Tuesday, July 12, 2011

The Welles Of Discontent


1915-1985
ORSON WELLES

When I think of Orson Welles, it is a tragedy that his true genius has been obscured by his girth.  Of all the great filmmakers, the case of Orson Welles is perhaps, the saddest. Few directors have created such a powerful debut, yet few have had an equally powerful descent into, not so much obscurity as parody.  To my mind, when I think of Welles I think of Icarus.  He flew too close to the sun and ended up crashing into the sea.  Welles reached the greatest heights, but then he fell, slowly, steadily, due to circumstances both exterior and interior, only to crash as a punchline and a man of many guest shots. 

What director wouldn't want his debut film to be hailed as the greatest film ever made?  Such was Orson Welles' fortune when Citizen Kane debuted.   The critics went wild, and with good measure: Citizen Kane IS the standard to which all film is held to.   It is simply a film that changed everything, and I figure Welles must have thought highly of the praise Citizen Kane received, and it was one more thing that people praised him for. 

In retrospect, I wonder if Welles ever thought that perhaps making 'the greatest film ever made' meant that every other film he would make could ever match it, let alone top it.  According to Peter Bogdanovich, theater impresario Billy Rose told Welles to quit films.  "You'll never top it," he was warned.

Icarus takes flight.

Welles fought long and hard to get Citizen Kane released despite the smear campaign by the inspiration for Charles Foster Kane--William Randolph Hearst.  He had put so much into it: his directing, his acting, his writing (along with Herman Mankiewicz), that to see it brought down would not have just been intellectually immoral, but would probably have wounded Welles on a personal level.  However, I digress to wonder what would have happened if Welles had tackled The Magnificent Ambersons first. 

Certainly Hearst wouldn't have bothered with Orson Welles as a person or artist.  RKO would not have disemboweled the film (he did have full artistic control in his contract).  It might have ended up the way Welles would have wanted it to have been seen, not the way the studio thought it should have been.  It might have all been different in terms of his career (ie. allowed him to have a more productive one). 

Instead, there was an arrogance to Welles, that he thought he could take on one of the most powerful men in the world and strip him bare for all the world to see.  Hearst could have tolerated this upstart making fun of him and showing him to be a bitter old man, but by mocking his mistress Marion Davies (in the character of talentless shrewing drunk Susan Alexander) and worse, by throwing Hearst's pet name for her...special part (Rosebud) all over the film, it was waving a red flag in front of a bull.

Icarus comes too close to the sun.

While Welles survived the campaign against him by Hearst, the cost was exceptionally high.  The power Hearst had over a frightened and cowered Hollywood cost Citizen Kane all the awards it deserved: certainly Best Picture, Bernard Herrmann for his memorable score*,  and Gregg Toland for his innovative cinematography went without an Oscar because the Academy members were taking out their anger about all the problems Citizen Kane had caused them on the nominees.   In fact, out of nine nominations it received only one Oscar: Best Original Screenplay (and according to the documentary The Battle Over Citizen Kane, that Oscar was more for Mankiewicz than for Citizen Kane itself).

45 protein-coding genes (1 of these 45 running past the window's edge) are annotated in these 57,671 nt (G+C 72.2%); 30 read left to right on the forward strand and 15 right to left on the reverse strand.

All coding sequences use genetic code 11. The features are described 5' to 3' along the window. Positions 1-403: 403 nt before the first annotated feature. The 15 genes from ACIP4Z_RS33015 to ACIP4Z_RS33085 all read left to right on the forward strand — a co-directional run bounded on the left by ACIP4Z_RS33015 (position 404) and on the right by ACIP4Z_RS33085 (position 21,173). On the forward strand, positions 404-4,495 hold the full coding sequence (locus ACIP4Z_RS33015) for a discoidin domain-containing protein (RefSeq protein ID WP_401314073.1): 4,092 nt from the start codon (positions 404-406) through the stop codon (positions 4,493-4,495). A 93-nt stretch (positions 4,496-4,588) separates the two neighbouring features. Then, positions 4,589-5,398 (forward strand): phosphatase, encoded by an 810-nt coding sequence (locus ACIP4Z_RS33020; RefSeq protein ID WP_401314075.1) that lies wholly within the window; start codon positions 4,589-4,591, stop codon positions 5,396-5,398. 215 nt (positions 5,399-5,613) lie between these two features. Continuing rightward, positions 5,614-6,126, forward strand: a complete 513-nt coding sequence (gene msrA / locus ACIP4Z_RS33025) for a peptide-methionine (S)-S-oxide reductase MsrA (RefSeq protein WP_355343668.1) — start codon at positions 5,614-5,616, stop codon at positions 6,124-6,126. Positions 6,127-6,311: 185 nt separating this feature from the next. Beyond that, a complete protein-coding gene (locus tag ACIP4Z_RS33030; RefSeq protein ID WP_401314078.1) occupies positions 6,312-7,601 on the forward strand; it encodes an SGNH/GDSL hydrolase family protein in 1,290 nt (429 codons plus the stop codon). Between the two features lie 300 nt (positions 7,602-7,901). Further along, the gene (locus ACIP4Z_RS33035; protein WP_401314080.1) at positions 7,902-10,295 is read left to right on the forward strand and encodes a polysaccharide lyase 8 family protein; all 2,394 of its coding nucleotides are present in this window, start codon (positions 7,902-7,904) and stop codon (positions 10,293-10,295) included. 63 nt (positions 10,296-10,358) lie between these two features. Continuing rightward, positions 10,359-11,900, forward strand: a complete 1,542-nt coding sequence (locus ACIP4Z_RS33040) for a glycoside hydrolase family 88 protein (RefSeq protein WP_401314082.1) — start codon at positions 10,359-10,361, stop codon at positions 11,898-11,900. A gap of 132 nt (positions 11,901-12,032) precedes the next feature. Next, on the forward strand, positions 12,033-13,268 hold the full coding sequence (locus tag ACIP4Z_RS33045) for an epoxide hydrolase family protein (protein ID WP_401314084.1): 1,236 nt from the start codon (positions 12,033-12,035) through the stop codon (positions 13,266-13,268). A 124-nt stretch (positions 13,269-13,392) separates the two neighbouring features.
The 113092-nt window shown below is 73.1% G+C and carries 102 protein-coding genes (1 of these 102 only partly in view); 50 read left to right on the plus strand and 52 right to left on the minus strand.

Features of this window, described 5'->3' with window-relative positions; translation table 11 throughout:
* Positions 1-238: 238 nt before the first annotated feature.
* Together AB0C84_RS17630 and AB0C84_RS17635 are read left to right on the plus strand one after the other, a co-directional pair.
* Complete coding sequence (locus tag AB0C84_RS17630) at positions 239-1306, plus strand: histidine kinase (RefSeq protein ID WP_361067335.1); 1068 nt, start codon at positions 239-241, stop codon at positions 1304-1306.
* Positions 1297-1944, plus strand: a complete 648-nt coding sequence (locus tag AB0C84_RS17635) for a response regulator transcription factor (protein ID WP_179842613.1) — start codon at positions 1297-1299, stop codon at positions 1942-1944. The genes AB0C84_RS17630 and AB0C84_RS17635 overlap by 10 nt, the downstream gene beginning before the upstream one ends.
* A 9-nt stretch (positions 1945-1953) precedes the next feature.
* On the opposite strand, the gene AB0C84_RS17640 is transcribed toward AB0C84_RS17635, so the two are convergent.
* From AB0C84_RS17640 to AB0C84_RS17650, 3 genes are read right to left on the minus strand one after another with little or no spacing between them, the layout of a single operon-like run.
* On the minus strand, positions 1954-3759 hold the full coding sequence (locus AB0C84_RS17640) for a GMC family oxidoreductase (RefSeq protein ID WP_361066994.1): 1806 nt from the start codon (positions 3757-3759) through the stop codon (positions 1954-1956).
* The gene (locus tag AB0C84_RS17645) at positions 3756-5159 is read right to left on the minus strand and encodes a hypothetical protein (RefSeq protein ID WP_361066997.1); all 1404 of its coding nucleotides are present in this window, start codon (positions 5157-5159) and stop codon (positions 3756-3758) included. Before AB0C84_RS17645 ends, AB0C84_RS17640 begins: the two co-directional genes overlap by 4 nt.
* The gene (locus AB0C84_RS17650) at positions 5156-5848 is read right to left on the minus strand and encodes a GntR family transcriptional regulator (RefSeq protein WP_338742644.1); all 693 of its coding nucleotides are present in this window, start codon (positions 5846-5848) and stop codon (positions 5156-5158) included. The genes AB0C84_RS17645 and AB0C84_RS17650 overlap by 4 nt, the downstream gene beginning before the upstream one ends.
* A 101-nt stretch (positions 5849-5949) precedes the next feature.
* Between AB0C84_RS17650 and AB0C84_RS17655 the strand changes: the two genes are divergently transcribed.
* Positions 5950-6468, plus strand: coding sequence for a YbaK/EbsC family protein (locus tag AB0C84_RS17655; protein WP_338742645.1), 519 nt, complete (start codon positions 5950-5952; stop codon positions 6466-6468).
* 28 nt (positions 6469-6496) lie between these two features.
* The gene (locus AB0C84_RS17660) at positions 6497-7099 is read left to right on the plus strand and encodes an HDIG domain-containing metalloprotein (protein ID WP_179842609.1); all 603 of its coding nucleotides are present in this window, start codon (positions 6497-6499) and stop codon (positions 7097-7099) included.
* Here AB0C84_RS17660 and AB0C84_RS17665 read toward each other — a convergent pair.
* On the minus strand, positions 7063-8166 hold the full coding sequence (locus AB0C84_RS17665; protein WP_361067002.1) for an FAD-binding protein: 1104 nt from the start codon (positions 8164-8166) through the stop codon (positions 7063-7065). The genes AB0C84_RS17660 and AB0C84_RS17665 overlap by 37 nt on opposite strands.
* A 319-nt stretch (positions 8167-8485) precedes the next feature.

Kane had proved such a headache for RKO that for Welles' next film, The Magnificent Ambersons, they weren't about to let him run wild again.  Thus, when he left for South America to film the documentary It's All True, the bigwigs saw The Magnificent Ambersons and decided to 'improve' it (ie. make it more to their idea of a movie).  It should be mentioned that Welles left for South American BEFORE finishing editing The Magnificent Ambersons, and thus, giving RKO the entry it needed.  In the end, the final film, while still extremely impressive, was not what Welles imagined.  To add insult to injury, It's All True was left incomplete, and some of the footage Welles shot (including color footage of Rio De Janiero's Carnaval) was eventually dumped into the Pacific Ocean.

Think on that for a moment: we will always have Freddy Got Fingered, The Last Airbender, and Battlefield Earth with us.  What we won't have is It's All True (and Theda Bara's original silent film Cleopatra).  They dumped it in the ocean--no surprise given these are the same geniuses who taped over the first ten years of The Tonight Show With Johnny Carson and erased many episodes from the first three years of Doctor Who. If there's one thing Hollywood is big on, is lack of foresight, but I digress.
Now with The Magnificent Ambersons in all but ruins (or at least not to Welles' standards), we see that through a series of bad timing and bad decisions (from both executives and Welles himself), we watch the promise that was Orson Welles slowly fade.

The wax begins to melt and Icarus' wings slowly disintegrate. 

Welles could make a film that fit the standards of the time.  Take The Stranger, for example.  Here, he was under strict orders to make a film on time, on budget, and to not deviate from the script.  The result: a box office hit with critical acclaim.  However, Welles soon started chasing his own ideas, pushing the medium that he described as "a very expensive paint box".  His films became visually revolutionary and stunning but perplexing if one went by the actual plot.